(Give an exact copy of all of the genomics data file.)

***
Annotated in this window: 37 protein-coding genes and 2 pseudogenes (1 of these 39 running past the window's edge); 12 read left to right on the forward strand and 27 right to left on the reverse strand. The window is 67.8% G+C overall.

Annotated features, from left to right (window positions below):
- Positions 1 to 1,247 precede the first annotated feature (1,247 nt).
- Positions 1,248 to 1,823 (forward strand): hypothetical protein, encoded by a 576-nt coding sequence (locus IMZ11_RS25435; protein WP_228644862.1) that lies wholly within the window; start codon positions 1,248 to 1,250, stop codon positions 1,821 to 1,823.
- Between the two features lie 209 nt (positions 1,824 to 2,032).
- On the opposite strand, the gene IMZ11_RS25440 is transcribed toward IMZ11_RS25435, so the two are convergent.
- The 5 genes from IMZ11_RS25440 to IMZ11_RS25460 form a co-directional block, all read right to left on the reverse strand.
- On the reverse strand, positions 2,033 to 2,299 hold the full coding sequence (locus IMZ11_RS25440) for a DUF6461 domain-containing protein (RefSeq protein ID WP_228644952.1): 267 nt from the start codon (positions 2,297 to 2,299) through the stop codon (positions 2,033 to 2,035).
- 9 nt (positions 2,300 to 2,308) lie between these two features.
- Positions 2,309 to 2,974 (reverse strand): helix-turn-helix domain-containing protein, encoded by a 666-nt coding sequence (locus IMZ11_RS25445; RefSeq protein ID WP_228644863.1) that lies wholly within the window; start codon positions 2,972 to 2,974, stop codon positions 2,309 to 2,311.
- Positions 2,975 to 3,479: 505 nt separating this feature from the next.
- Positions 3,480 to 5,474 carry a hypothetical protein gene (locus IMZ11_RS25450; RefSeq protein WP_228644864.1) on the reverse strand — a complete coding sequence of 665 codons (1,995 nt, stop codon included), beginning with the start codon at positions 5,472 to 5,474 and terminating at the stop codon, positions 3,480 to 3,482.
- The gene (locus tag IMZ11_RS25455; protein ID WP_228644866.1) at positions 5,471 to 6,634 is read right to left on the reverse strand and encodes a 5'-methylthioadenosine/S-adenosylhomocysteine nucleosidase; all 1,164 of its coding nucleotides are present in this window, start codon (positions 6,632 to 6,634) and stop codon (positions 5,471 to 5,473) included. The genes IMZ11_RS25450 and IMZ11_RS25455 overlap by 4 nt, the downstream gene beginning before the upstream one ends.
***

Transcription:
Annotated in this window: 37 protein-coding genes and 2 pseudogenes (1 of these 39 running past the window's edge); 12 read left to right on the forward strand and 27 right to left on the reverse strand. The window is 67.8% G+C overall.

Annotated features, from left to right (window positions below):
- Positions 1 to 1,247 precede the first annotated feature (1,247 nt).
- Positions 1,248 to 1,823 (forward strand): hypothetical protein, encoded by a 576-nt coding sequence (locus IMZ11_RS25435; protein WP_228644862.1) that lies wholly within the window; start codon positions 1,248 to 1,250, stop codon positions 1,821 to 1,823.
- Between the two features lie 209 nt (positions 1,824 to 2,032).
- On the opposite strand, the gene IMZ11_RS25440 is transcribed toward IMZ11_RS25435, so the two are convergent.
- The 5 genes from IMZ11_RS25440 to IMZ11_RS25460 form a co-directional block, all read right to left on the reverse strand.
- On the reverse strand, positions 2,033 to 2,299 hold the full coding sequence (locus IMZ11_RS25440) for a DUF6461 domain-containing protein (RefSeq protein ID WP_228644952.1): 267 nt from the start codon (positions 2,297 to 2,299) through the stop codon (positions 2,033 to 2,035).
- 9 nt (positions 2,300 to 2,308) lie between these two features.
- Positions 2,309 to 2,974 (reverse strand): helix-turn-helix domain-containing protein, encoded by a 666-nt coding sequence (locus IMZ11_RS25445; RefSeq protein ID WP_228644863.1) that lies wholly within the window; start codon positions 2,972 to 2,974, stop codon positions 2,309 to 2,311.
- Positions 2,975 to 3,479: 505 nt separating this feature from the next.
- Positions 3,480 to 5,474 carry a hypothetical protein gene (locus IMZ11_RS25450; RefSeq protein WP_228644864.1) on the reverse strand — a complete coding sequence of 665 codons (1,995 nt, stop codon included), beginning with the start codon at positions 5,472 to 5,474 and terminating at the stop codon, positions 3,480 to 3,482.
- The gene (locus tag IMZ11_RS25455; protein ID WP_228644866.1) at positions 5,471 to 6,634 is read right to left on the reverse strand and encodes a 5'-methylthioadenosine/S-adenosylhomocysteine nucleosidase; all 1,164 of its coding nucleotides are present in this window, start codon (positions 6,632 to 6,634) and stop codon (positions 5,471 to 5,473) included. The genes IMZ11_RS25450 and IMZ11_RS25455 overlap by 4 nt, the downstream gene beginning before the upstream one ends.